At the end of April, Pete Buttigieg, the U.S. secretary of transportation, hedged on the topic of Tesla’s FSD abilities during an Axios presentation. But he acknowledged, “No matter how sophisticated the technology … we expect and require an attentive driver at the wheel.” He emphasized that advanced driving systems like Autopilot are meant to assist drivers, not replace them.
Tesla vs. everyone else
Other autonomous assistance systems work differently than Tesla’s FSD. First of all, other options out there don’t allow users to turn on the driver assistance on any road. Most only function on certain stretches of highway that the companies have mapped out.
Nissan’s ProPilot Assist system works similarly to Autopilot in that it can be used on major streets off the highway. But you can’t use it on smaller city streets.
We reached out to Tesla about the problems with its FSD beta, but the company no longer has a press team and we haven’t received a response.
Ford’s new system, BlueCruise, is more like General Motors’ Super Cruise feature. Both use eye-tracking to make sure drivers are still paying attention while the car cruises down the highway. Tesla’s system doesn’t appear to monitor the driver beyond touch sensors in the steering wheel, as Consumer Reports recently demonstrated.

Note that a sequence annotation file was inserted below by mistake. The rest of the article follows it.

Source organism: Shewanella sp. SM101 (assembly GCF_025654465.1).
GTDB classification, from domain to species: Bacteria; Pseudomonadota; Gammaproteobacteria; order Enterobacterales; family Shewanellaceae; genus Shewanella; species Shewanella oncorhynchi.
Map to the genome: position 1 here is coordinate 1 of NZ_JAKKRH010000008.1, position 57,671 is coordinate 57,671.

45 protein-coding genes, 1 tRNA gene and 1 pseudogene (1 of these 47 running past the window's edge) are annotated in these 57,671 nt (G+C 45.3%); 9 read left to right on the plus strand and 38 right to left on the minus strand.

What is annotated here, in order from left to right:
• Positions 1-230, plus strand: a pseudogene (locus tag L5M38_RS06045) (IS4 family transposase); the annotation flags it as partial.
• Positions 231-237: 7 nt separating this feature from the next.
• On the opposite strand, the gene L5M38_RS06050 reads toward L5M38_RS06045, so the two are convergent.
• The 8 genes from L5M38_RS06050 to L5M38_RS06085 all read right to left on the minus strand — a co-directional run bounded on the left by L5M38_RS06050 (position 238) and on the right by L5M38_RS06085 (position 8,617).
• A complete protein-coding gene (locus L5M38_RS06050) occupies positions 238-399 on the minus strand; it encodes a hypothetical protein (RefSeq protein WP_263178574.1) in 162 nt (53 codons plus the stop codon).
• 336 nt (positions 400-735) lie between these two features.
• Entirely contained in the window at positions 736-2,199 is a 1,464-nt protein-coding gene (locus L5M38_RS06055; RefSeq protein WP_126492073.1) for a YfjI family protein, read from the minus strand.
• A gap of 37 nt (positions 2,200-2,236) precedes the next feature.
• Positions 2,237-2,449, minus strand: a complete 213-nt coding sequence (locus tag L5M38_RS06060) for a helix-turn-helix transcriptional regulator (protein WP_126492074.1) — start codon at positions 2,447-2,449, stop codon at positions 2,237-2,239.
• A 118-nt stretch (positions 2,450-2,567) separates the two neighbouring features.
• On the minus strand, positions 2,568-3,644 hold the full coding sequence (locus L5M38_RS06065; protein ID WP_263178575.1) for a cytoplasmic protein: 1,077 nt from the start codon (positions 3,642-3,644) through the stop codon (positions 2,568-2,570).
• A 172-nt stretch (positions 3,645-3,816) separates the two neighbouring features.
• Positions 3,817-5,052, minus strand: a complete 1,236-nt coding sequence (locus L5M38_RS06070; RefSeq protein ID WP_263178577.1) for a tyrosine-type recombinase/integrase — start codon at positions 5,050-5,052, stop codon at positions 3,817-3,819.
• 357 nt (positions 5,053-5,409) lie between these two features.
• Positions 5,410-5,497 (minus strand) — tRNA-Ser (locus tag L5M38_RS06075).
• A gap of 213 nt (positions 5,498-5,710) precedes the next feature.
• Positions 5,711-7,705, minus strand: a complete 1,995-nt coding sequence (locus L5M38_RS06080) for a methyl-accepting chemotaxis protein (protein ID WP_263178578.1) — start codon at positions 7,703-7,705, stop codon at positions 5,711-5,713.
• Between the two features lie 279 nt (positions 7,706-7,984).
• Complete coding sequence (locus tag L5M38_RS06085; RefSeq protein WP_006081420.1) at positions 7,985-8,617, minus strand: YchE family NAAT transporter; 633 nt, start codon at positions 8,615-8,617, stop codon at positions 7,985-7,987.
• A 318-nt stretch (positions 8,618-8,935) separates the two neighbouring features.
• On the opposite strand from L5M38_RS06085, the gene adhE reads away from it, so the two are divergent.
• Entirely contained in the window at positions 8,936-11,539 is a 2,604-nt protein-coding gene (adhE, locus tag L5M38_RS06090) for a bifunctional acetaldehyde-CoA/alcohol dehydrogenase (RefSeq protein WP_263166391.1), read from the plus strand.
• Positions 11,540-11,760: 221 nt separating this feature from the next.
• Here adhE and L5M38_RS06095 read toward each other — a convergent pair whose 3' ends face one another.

Ford’s CEO announced its hands-free driver assistance system coming later this year to the F-150 truck and Mustang Mach-E EV.
He didn’t miss the opportunity for an apparent dig at Tesla: “We tested it in the real world, so our customers don’t have to.”
Whether real-world videos of BlueCruise will give us as bad a stomachache as Tesla’s FSD performance on city streets did is yet to be seen.
UPDATE: May 7, 2021, 9:50 a.m. PT A memo between California DMV officials and Tesla leadership from March 2021 was obtained and released this week on legal documents site PlainSite. The note confirmed there are more than 1,600 Tesla owners using the FSD beta.
Also in the memo, Tesla admitted its advanced driving system — despite the name “Full Self-Driving” and “Autopilot” — is still considered Level 2. That means it requires a human driver behind the wheel to take over at any moment.
Musk has made claims that Tesla would be Level 5-capable by the end of 2021, but in the DMV memo, Tesla officials made clear that its cars won’t be ready to drive without human supervision for some time.
Tesla is still working on reaching Level 3 autonomy, in which the autonomous system operates on its own with a human driver only needed to take over in some situations.